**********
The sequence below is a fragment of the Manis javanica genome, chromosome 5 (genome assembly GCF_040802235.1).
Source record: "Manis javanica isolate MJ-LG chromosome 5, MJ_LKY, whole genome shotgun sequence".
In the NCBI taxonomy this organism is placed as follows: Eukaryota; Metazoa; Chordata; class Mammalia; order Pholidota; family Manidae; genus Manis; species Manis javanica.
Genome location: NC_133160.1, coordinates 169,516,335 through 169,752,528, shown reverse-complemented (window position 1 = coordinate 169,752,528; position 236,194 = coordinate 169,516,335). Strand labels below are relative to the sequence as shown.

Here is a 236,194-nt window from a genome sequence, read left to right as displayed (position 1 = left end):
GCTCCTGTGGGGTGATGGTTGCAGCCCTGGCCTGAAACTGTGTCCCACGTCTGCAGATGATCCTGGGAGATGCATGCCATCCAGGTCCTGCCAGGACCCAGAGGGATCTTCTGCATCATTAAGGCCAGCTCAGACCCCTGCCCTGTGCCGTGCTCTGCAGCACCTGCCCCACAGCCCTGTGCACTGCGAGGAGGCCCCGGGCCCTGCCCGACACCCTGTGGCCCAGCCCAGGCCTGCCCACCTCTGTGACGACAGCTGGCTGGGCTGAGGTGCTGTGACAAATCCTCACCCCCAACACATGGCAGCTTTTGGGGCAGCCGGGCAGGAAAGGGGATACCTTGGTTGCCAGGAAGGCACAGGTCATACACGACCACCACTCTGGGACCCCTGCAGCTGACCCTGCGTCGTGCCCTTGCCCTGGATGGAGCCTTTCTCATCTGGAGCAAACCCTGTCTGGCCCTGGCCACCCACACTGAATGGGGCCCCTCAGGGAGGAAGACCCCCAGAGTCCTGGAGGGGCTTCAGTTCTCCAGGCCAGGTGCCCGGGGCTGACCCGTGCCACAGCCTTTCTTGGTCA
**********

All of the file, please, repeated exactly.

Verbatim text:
The sequence below is a fragment of the Manis javanica genome, chromosome 5 (genome assembly GCF_040802235.1).
Source record: "Manis javanica isolate MJ-LG chromosome 5, MJ_LKY, whole genome shotgun sequence".
In the NCBI taxonomy this organism is placed as follows: Eukaryota; Metazoa; Chordata; class Mammalia; order Pholidota; family Manidae; genus Manis; species Manis javanica.
Genome location: NC_133160.1, coordinates 169,516,335 through 169,752,528, shown reverse-complemented (window position 1 = coordinate 169,752,528; position 236,194 = coordinate 169,516,335). Strand labels below are relative to the sequence as shown.

Here is a 236,194-nt window from a genome sequence, read left to right as displayed (position 1 = left end):
GCTCCTGTGGGGTGATGGTTGCAGCCCTGGCCTGAAACTGTGTCCCACGTCTGCAGATGATCCTGGGAGATGCATGCCATCCAGGTCCTGCCAGGACCCAGAGGGATCTTCTGCATCATTAAGGCCAGCTCAGACCCCTGCCCTGTGCCGTGCTCTGCAGCACCTGCCCCACAGCCCTGTGCACTGCGAGGAGGCCCCGGGCCCTGCCCGACACCCTGTGGCCCAGCCCAGGCCTGCCCACCTCTGTGACGACAGCTGGCTGGGCTGAGGTGCTGTGACAAATCCTCACCCCCAACACATGGCAGCTTTTGGGGCAGCCGGGCAGGAAAGGGGATACCTTGGTTGCCAGGAAGGCACAGGTCATACACGACCACCACTCTGGGACCCCTGCAGCTGACCCTGCGTCGTGCCCTTGCCCTGGATGGAGCCTTTCTCATCTGGAGCAAACCCTGTCTGGCCCTGGCCACCCACACTGAATGGGGCCCCTCAGGGAGGAAGACCCCCAGAGTCCTGGAGGGGCTTCAGTTCTCCAGGCCAGGTGCCCGGGGCTGACCCGTGCCACAGCCTTTCTTGGTCA